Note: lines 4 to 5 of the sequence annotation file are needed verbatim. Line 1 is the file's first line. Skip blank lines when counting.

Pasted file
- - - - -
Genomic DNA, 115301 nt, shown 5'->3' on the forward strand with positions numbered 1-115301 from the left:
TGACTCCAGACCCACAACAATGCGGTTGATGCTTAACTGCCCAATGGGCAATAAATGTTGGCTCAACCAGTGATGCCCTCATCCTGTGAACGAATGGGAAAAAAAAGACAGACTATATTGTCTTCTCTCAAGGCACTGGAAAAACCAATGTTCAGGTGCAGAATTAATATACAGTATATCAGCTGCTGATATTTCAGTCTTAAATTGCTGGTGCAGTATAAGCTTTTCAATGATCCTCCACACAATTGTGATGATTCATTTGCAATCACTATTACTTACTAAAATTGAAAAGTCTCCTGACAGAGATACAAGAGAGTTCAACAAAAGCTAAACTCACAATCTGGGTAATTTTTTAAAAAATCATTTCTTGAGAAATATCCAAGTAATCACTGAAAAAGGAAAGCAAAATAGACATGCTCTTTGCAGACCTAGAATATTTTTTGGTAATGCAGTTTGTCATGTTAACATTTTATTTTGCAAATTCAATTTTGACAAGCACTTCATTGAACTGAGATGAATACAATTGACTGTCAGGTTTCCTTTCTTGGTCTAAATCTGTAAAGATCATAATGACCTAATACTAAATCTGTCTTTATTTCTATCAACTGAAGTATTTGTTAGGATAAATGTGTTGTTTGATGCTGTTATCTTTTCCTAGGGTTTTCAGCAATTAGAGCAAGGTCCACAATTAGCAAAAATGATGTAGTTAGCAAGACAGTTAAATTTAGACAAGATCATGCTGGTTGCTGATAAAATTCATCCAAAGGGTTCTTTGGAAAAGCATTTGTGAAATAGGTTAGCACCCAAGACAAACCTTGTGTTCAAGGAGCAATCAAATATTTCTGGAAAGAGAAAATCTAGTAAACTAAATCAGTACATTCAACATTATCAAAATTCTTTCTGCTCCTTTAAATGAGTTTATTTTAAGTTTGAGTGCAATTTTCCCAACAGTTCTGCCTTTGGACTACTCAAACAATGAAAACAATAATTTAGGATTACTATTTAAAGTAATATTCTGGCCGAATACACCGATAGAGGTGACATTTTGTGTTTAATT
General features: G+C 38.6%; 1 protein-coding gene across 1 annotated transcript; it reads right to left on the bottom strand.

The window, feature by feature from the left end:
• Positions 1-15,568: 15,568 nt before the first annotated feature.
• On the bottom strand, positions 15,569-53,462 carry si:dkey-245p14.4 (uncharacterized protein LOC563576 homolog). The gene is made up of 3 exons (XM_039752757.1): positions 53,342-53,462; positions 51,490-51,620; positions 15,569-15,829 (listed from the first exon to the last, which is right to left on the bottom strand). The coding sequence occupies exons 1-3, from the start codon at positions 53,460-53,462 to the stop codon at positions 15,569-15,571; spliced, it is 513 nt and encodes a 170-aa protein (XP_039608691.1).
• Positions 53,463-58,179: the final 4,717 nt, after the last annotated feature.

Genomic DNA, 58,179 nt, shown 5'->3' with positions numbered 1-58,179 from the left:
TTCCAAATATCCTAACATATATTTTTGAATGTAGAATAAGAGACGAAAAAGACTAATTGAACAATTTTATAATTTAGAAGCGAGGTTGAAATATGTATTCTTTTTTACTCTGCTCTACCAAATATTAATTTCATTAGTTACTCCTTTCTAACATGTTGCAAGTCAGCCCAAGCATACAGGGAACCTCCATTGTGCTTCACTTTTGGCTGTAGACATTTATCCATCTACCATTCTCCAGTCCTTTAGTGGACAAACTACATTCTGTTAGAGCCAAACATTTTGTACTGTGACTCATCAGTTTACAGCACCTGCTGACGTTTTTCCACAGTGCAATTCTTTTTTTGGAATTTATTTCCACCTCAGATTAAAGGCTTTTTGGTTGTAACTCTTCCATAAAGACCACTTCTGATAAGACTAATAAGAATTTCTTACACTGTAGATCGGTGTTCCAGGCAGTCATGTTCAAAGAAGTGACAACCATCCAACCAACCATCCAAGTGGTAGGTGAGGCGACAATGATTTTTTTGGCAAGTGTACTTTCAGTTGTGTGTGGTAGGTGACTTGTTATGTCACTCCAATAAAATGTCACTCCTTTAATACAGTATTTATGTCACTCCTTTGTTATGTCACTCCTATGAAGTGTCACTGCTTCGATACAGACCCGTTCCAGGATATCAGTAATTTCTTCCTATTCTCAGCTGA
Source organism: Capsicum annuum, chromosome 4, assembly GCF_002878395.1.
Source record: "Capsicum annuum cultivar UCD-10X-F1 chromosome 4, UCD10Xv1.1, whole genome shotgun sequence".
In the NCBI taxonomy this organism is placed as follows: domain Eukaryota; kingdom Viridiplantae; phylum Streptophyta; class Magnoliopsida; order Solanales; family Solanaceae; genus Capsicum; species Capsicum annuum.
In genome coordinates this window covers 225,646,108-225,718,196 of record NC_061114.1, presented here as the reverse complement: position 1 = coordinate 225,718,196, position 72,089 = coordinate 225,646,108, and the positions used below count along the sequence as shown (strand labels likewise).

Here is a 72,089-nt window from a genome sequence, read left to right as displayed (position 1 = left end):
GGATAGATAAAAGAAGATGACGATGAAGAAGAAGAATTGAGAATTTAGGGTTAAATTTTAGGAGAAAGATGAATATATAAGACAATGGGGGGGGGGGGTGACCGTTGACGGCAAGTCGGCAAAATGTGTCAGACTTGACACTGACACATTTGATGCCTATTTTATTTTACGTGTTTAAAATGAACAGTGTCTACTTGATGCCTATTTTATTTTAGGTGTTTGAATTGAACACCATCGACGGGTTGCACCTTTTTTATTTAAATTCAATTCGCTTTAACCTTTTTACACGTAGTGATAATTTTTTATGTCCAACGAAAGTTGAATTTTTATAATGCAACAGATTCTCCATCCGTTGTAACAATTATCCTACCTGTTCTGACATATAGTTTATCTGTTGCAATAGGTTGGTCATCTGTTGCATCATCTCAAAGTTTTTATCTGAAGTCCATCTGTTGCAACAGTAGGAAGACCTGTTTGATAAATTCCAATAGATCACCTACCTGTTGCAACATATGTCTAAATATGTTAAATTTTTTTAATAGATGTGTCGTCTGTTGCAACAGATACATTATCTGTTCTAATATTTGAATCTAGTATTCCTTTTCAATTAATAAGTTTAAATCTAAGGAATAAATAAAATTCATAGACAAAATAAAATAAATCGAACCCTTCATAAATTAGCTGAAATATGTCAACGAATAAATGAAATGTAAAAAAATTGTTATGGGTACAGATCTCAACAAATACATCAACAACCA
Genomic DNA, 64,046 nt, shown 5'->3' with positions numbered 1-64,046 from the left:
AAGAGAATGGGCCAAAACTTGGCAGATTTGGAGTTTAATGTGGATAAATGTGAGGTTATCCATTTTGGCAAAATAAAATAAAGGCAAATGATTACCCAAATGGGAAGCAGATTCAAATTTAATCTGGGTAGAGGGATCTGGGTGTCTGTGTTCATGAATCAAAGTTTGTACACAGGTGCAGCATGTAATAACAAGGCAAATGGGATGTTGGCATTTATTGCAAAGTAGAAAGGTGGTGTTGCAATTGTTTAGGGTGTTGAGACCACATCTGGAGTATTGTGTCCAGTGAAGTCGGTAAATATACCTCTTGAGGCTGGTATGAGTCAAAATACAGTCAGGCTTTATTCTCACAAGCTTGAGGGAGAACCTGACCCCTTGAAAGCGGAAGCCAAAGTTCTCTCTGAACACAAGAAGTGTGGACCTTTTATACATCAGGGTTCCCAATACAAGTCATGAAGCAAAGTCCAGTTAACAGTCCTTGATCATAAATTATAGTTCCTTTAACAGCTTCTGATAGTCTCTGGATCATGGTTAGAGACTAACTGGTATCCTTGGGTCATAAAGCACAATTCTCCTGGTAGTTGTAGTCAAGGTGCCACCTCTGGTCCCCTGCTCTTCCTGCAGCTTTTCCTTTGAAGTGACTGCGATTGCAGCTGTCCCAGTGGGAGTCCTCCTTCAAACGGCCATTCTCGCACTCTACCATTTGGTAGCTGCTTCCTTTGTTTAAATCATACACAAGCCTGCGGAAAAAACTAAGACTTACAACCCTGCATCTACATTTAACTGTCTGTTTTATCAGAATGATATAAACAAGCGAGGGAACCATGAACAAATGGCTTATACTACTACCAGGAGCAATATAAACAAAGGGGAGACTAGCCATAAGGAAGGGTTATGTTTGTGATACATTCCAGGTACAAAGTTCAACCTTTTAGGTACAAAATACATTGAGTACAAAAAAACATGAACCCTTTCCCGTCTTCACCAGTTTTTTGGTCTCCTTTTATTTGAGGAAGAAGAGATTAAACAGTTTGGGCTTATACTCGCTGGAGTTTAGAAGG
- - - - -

The window, feature by feature from the left end:
• Positions 1-15,568: 15,568 nt before the first annotated feature.